Deciding On A Creeper
There are a few things to look for when buying a creeper. Certainly, the finish and the paint job on the lure is important…not that color makes a big impression on the Musky, but it is an indicator as to the ‘pride of manufacture’.
Take a look at the wing mechanism. The wing itself should be free of metal burrs and have enough tensile strength to resist deformation. The wing should also be cupped. This cupping is necessary to create the plop sound as the creeper is retrieved. The cotter pin used in this wing mechanism is an effective method that allows the wings free motion. The cotter pin also allows for easy replacement of the wing if it is damaged, unlike those wings which are soldered in place. Note also the stop tab. This tab is used to adjust the degree of angle between the wing and the lure body…I will discuss this a little later in the article.
The body hook mechanics differ from creeper to creeper. This creeper has a metal clip that is attached to the through wire of the creeper. The split ring is attached to the clip and a modified hook hanger is used to stabilize the mechanism. You may see some that use a swivel rather than a clip or you may see some that use only a screw eye and split ring combination…and then there are those that use only a hook hanger. All are effective…just make sure that there is always a split ring and, in the case of a ‘hook hanger only’, ask how long the screws are that secure the hook hanger to the creeper body...½ inch is a minimum length...I prefer ¾ inch.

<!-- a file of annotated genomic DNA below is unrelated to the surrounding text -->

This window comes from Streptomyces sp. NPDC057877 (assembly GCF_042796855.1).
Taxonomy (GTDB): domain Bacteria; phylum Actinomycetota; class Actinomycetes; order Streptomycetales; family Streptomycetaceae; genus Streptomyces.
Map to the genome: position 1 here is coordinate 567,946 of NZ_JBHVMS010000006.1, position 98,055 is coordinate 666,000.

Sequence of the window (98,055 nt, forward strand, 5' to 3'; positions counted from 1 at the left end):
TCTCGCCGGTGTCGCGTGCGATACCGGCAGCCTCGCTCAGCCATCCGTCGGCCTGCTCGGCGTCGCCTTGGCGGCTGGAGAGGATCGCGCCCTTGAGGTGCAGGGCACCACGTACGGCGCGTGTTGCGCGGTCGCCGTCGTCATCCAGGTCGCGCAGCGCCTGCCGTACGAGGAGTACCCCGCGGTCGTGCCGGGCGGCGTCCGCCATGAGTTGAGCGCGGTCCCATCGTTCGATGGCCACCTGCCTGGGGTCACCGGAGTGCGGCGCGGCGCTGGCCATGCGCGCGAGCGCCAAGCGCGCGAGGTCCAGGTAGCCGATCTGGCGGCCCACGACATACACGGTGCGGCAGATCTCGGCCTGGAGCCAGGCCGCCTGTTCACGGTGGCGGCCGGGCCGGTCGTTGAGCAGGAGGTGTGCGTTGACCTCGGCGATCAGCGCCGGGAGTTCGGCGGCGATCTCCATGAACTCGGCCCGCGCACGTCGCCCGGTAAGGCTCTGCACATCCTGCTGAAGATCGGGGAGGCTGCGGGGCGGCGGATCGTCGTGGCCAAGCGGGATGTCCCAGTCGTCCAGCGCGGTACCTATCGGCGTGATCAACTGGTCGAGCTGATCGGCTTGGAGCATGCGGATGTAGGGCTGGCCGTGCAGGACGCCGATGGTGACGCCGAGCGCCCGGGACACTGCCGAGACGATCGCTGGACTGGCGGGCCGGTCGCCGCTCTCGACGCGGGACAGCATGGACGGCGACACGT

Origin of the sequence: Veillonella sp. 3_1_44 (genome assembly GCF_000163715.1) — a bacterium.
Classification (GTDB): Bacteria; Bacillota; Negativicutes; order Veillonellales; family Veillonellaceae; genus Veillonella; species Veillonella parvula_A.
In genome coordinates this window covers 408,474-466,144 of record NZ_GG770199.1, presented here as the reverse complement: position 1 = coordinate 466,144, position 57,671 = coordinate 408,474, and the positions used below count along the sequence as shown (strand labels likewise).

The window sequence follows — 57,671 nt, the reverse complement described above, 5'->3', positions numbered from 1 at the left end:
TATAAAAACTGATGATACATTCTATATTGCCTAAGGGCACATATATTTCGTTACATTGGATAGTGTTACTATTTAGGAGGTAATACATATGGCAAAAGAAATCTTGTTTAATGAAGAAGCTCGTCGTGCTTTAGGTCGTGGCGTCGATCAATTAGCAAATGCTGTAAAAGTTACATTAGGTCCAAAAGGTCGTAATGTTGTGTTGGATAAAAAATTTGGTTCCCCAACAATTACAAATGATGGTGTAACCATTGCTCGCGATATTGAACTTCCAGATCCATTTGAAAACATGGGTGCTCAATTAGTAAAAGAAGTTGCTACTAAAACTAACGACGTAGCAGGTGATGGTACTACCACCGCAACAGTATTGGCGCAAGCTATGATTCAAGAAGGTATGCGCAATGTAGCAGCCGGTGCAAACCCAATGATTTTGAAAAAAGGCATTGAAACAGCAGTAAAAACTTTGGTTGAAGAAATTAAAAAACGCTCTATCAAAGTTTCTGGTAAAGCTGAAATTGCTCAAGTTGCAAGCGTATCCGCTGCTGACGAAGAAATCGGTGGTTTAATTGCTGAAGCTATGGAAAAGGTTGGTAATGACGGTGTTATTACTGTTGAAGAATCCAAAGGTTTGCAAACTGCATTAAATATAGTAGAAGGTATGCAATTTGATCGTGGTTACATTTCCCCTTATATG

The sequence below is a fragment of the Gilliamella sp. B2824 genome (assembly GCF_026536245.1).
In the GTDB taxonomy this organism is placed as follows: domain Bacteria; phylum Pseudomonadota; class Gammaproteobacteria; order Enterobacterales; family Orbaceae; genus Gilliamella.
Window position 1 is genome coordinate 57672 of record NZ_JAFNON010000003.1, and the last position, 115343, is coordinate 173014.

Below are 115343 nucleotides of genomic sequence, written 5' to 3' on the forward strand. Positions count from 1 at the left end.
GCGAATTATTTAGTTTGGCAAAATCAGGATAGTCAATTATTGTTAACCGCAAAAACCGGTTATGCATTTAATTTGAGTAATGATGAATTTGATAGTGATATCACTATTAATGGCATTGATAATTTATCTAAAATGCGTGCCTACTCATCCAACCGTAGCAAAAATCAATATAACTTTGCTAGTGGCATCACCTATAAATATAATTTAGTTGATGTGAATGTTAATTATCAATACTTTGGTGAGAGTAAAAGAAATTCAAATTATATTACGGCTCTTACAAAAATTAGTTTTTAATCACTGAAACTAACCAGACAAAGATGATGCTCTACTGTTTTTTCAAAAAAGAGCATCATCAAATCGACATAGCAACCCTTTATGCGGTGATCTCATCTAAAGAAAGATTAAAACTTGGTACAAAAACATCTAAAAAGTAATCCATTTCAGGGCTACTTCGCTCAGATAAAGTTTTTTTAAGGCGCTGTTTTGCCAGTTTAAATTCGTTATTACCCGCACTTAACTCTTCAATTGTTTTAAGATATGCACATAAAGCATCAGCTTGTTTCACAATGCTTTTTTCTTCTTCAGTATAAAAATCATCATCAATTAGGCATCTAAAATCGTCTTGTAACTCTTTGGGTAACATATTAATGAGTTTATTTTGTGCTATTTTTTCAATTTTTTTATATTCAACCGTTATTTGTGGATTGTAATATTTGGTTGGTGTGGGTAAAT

The rear hook configuration will vary somewhat. Many creepers, like this one, will not use a split ring. This works OK, however, if you should have to cut the rear treble to free a fish or the hook will no longer accept being sharpened, you will have to cut the hook off and use a split ring to attach a new hook to the rear eye of the through wire.
When To Use The Creeper.
The creeper has developed a reputation for being a productive evening, morning and night time lure and that is certainly true. The creeper has also been considered a calm to ripple water lure and that is also true. However, the creeper is also an excellent rough water lure that can be very effective on heavy overcast days. Remember that when the wind is up, Musky are generally moving. They are looking for an easy meal and a creeper plopping its way up and down the swells of choppy water presents the picture of a small animal in distress. I would recommend that you give your creeper a chance to surf the chop…